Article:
Corner Iris Picture

Rhizome or Bulb?

By "Iris Doctor" M. D. Faith (continued)

A rhizome, although it derives its name from the Greek term rhizomat or rhizoma meaning a mass of roots, is not a root, as all isarians should know, but a stem that grows along the soil surface. Either just below the soil surface or it, as we know, will crawl out and grow along the surface of the soil. Contrary to true roots which never have buds or shoots, the rhizome puts up true leaves and buds along the top of the stem (rhizome) into the lighted atmosphere above the soil with true roots growing into the moist nutrient rich soil of the rhizosphere below.

In an aside it might be worth noting, that the tendency to grow out upon the surface of the soil by the rhizome, may be a survival technique that evolved over time to protect it from the myriad of rot fungi and bacteria, which attack it with disastrous results on occasion. We are all aware of the beneficial effects of the open air and sunlight in stopping rot. It just may be that those on the surface survive better than those beneath the soil in adverse soil conditions.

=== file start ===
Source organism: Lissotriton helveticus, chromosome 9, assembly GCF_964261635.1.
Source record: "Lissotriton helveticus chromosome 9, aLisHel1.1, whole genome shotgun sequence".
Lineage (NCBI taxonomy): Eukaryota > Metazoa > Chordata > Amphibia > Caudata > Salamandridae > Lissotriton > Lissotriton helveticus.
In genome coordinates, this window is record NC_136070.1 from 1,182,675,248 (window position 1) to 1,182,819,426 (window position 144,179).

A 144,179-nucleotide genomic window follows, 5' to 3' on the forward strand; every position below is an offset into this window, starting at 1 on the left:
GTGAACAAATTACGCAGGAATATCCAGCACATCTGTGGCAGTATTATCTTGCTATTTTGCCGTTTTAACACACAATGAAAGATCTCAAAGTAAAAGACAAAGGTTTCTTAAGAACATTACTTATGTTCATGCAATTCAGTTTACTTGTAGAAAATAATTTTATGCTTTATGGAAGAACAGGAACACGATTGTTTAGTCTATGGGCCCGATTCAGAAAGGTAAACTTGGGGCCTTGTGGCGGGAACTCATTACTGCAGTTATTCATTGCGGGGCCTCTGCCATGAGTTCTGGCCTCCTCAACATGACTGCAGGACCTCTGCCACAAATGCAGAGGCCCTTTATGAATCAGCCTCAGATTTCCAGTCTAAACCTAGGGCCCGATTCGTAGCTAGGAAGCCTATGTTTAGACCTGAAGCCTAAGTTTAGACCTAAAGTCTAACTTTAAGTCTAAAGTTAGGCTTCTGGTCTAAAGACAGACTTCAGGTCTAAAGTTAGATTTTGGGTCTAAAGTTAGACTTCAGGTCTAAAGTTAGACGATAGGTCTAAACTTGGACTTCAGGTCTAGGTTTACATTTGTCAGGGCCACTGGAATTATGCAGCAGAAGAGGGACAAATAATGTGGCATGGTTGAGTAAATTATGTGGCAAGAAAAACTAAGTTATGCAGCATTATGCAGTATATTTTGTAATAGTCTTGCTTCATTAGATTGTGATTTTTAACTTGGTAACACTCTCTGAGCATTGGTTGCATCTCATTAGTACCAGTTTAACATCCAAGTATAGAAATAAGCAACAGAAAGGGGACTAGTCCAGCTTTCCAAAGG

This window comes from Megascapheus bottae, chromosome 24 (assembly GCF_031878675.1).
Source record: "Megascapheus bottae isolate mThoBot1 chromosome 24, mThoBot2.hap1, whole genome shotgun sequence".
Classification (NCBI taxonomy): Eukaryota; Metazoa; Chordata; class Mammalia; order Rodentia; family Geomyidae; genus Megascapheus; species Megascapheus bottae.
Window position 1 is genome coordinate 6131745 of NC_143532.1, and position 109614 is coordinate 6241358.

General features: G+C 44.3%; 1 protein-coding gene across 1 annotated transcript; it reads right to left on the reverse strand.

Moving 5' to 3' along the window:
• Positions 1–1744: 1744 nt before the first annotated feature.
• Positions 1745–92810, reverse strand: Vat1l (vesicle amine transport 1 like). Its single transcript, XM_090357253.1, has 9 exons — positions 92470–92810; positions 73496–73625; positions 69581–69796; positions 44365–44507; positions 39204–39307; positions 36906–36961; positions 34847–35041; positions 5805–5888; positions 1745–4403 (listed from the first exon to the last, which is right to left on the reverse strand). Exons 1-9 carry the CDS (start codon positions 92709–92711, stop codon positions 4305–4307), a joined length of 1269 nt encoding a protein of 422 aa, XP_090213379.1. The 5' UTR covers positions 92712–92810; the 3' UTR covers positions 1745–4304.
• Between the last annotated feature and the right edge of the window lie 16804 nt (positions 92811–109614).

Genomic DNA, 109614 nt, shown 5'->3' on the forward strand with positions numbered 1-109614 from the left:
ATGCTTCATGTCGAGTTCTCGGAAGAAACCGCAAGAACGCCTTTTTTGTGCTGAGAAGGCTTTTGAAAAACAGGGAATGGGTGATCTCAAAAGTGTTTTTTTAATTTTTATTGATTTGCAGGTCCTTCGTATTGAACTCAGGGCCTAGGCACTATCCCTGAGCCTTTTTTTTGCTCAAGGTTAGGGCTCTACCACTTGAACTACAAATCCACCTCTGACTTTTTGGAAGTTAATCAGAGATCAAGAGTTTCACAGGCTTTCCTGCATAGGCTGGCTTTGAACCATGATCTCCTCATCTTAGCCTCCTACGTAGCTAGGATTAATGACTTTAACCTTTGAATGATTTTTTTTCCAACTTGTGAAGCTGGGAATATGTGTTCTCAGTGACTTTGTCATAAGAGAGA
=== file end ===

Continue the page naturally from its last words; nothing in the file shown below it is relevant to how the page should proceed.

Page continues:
Like the bulb, the rhizome does store plant nutrients with in it by elongating and swelling in diameter. These reserves are for the purpose of feeding the new sprouts until they can develop a rhizome and roots of their own, also supplying some of the nutrients for early spring growth and bloom. But unlike the true bulbs, I do not feel that the rhizome stores nearly the entire nutrients that are necessary for the spring bloom season. Experiments that I have made with Louisiana rhizomes indicate that a well-grown mature rhizome, supplied with water only, will bloom from the nutrients stored in the rhizome producing a fairly nice flower. The bloom thought, does not begin to approach the standard that the same plant exhibits when properly grown in a well-enriched soil.

Finally let us sum it up, the true bulbs, both tunicate and imbricate as well as the corm, have one thing in common with a rhizome, they are all consider to be modified stem structures, as opposed to the tubers and tuberous fleshy root which are modified true roots.

A practical book for the home gardener is "Bulbs, How to Select, Grow and Enjoy" by George Harmon Scott, Published by HP Books, Inc. PO Box 5367, Tucson, AZ 85703